In my work as founder and director of The Balm In Gilead I have been honored and humbled to walk among holy men and women from diverse backgrounds and faiths throughout our world. Regardless of their geographical location or if they are Christians, Muslims, Jews or members of other great spiritual paths, I have found that they all have a few things in common: They believe in a God who loves unconditionally, a God who forgives sin and a God who heals the sick, regardless of the origin of the disease. They all believe in the power of prayer.
Unfortunately, there is a colorful, dark side that continues to be at war within the hearts and minds of many believers. Too often our faith leaders ignore their fundamental belief in a God that loves, forgives and heals when it comes to those affected by the Human Immunodeficiency Virus (HIV). The faith communities’ response to the AIDS epidemic overall has unveiled a deep, dark evil that exists within the spiritual society of holiness.
Still there are many spiritual leaders of diverse faiths who are standing tall on this World AIDS Day and declaring God’s unconditional love for all people, including those living with HIV, who might be gay, straight, addicted, obese, sex workers, transgender or diabetic. Christian and Muslim leaders are working together, defying those who hate unity or peace, to educate their communities about HIV prevention. They are speaking out on behalf of abstinence, condom use, needle exchange and HIV testing. These spiritual leaders have decided that God’s unconditional love mandates them to save a life and then a soul.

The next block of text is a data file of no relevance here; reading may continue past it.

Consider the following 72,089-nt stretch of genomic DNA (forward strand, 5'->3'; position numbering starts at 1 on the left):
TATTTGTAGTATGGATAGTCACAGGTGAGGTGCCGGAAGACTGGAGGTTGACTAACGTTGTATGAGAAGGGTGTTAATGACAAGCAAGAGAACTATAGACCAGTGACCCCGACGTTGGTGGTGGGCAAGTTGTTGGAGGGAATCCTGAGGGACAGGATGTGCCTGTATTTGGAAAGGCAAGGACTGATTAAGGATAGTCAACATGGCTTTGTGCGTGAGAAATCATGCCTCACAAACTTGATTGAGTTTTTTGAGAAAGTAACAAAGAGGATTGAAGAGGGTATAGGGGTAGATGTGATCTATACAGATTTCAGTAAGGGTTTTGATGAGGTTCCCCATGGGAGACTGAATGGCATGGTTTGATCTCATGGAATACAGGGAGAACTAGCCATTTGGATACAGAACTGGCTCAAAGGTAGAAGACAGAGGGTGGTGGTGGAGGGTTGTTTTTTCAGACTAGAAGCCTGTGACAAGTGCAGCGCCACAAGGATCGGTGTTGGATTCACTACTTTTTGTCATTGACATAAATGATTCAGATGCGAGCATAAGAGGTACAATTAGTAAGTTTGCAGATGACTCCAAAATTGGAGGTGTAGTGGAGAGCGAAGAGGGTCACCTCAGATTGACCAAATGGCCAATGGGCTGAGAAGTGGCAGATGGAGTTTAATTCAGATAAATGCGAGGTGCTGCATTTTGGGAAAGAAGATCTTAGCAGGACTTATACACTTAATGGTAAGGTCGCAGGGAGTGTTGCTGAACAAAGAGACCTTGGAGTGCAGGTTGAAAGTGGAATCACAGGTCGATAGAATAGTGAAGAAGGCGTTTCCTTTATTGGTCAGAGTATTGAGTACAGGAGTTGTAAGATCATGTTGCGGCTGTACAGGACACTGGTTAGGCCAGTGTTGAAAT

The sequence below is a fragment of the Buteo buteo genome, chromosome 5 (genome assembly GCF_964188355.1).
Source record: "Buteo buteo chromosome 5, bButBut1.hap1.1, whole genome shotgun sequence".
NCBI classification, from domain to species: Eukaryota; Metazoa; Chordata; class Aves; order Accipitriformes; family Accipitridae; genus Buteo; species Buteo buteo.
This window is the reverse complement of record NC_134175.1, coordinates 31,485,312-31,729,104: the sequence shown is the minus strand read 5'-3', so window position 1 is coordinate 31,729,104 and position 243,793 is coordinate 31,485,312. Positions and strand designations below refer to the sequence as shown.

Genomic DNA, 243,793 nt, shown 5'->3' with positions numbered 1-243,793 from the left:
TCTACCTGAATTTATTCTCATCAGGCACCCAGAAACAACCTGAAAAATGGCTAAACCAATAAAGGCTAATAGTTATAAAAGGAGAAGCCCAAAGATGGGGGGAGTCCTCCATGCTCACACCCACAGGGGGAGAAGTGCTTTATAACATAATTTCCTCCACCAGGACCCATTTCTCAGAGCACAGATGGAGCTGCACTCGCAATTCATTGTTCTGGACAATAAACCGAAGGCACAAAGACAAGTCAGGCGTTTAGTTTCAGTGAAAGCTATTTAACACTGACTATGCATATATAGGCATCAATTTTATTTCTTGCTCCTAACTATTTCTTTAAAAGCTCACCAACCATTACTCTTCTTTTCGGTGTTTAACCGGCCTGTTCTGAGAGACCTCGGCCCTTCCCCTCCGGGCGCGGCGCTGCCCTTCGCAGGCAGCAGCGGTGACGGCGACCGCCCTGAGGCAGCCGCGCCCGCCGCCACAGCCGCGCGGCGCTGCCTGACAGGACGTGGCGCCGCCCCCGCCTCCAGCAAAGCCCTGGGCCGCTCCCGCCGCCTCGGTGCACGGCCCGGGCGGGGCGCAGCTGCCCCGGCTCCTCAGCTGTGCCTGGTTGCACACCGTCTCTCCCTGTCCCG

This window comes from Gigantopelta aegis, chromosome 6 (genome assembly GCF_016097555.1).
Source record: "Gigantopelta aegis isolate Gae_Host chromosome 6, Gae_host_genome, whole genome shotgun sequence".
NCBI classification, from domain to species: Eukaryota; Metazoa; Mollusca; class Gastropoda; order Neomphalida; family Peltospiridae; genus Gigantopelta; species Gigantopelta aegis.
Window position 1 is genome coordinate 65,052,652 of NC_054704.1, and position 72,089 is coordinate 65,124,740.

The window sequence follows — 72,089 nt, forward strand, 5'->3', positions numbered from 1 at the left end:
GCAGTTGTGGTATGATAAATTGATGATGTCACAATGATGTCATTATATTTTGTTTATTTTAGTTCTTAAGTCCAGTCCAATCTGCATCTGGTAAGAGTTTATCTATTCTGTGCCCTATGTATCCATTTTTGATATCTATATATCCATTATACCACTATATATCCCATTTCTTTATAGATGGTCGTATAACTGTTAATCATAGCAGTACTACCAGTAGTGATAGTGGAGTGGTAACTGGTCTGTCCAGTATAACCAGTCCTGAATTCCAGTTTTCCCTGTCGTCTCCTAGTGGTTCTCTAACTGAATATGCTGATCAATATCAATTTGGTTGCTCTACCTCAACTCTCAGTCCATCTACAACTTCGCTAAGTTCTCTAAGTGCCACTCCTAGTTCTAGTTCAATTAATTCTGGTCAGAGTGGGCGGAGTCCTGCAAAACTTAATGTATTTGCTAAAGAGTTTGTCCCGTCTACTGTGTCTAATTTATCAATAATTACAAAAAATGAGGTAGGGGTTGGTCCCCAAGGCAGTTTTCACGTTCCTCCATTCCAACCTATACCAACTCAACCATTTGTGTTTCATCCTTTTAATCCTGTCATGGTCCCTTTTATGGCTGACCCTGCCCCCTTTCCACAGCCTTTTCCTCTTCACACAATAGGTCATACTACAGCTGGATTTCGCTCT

Leaders and members of faith communities who have freed themselves from the dark side of holy actions of hate, must now rise up as public health advocates. These courageous holy men and women must shout from their holy places that the world is experiencing a public health crisis. AIDS is not the devil. It is a disease that is caused by a virus. The virus is not deterred or killed by one’s belief in God or the number of times one makes prayers per day. HIV can be stopped by the implementation of proven public health prevention strategies and the daily actions of unconditional love and service. Faith leaders and members must work with local governments, public health departments and ministries of health to ensure that the spread of HIV is stopped in their local communities and in the world. This is an on-going process and requires daily focus.